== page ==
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begin quote ita"
CHAPTER I [:] Notions from Set Theory [...] 4. FINITE AND INFINITE SETS. "end quote
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Please read these notes from the beginning to here and then paragraph 1 of 4.


As I was working on 3, I looked ahead to this section and thought that it would be best to postpone it until after the second chapter on the real number system. However, it is very interesting and the only prerequisite seems to be an ability to count: 1,2,3,... any many. Therefore, please ...

begin quote ita-1-4-1-pg10 "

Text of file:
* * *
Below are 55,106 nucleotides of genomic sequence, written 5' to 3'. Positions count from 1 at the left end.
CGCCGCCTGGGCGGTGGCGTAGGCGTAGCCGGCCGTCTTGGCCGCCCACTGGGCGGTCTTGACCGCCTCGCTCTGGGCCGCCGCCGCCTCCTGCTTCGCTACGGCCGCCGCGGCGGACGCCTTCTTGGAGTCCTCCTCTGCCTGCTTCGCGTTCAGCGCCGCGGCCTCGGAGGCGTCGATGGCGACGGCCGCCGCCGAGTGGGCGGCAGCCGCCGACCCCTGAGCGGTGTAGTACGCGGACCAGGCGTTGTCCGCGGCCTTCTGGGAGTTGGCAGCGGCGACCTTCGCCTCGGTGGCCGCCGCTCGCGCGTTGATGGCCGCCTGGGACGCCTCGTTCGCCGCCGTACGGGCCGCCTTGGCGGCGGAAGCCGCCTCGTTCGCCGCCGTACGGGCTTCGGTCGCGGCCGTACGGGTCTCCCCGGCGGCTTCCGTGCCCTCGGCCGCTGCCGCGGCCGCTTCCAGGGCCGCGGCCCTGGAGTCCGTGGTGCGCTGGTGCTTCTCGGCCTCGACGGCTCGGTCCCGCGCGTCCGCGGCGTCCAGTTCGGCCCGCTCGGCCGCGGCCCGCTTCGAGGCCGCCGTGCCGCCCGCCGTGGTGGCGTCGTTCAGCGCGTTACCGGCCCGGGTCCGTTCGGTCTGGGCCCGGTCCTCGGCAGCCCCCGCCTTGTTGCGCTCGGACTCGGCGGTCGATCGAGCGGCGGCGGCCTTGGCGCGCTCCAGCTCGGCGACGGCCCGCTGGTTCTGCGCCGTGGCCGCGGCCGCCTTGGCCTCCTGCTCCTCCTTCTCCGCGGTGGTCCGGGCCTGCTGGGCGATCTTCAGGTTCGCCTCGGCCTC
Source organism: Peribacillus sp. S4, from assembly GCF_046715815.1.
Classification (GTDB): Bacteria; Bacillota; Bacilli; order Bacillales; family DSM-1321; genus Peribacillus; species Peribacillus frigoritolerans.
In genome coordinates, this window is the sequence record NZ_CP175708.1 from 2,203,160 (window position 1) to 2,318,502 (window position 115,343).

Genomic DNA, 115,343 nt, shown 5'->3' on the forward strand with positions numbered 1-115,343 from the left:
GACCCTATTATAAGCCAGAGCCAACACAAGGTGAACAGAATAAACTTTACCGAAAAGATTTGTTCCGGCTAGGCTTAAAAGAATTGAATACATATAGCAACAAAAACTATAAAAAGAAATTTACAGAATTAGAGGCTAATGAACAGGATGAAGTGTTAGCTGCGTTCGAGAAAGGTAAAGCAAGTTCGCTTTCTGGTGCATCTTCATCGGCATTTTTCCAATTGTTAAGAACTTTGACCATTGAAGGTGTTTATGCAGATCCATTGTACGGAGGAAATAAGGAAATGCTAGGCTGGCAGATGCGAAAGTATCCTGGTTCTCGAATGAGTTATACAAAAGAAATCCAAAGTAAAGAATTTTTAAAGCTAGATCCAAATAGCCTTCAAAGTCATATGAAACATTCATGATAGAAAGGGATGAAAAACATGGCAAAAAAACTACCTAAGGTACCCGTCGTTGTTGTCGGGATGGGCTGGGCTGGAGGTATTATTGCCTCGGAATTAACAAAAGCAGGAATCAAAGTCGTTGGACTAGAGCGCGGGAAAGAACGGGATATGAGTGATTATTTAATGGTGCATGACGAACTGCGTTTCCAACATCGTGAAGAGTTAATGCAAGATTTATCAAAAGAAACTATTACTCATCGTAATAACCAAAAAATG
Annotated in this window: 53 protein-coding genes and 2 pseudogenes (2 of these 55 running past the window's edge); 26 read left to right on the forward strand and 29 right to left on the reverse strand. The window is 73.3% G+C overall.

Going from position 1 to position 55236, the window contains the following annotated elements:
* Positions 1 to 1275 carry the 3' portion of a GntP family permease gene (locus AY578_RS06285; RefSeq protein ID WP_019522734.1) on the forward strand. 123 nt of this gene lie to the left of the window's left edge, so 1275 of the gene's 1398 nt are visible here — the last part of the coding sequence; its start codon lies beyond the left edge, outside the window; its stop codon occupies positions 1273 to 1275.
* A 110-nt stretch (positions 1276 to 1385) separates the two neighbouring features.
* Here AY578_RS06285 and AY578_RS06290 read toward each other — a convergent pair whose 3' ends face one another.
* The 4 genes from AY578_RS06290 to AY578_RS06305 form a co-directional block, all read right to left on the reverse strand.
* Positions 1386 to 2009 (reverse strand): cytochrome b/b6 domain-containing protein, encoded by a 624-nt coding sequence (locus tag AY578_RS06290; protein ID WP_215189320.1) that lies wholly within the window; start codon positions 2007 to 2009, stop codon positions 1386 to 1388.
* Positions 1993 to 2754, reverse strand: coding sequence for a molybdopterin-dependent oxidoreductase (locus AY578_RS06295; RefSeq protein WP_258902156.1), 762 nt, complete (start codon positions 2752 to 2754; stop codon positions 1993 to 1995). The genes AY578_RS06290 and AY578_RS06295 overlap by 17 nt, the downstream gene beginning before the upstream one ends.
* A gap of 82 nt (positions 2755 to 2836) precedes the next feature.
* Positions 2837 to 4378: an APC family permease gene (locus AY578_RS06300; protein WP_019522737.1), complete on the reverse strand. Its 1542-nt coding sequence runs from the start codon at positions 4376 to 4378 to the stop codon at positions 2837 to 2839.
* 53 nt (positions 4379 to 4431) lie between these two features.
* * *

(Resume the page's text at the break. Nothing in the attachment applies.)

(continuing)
We are familiar with the set of positive integers, or natural numbers   {1,2,3,...}.   This set, together with the various ideas associated with it, such as its ordering (the fact that its elements can be written down [or recited] in a definite order), or such as the fact that two of its elements may be added to get a third with certain general rules holding for this addition, can be obtained from the primitive principles of set theory. In this text we shall instead assume the basic properties of the real number system and from those derive all the properties of the set   {1,2,3,...}.   In this section we shall for convenience assume a few simple facts about the natural numbers in order to get as quickly as possible to certain other easy matters of set theory. However all the facts about the set of natural numbers that are used here will be proved explicitly in the next chapter. The notions developed in this section will not be applied until later, so no circular reasoning occurs.
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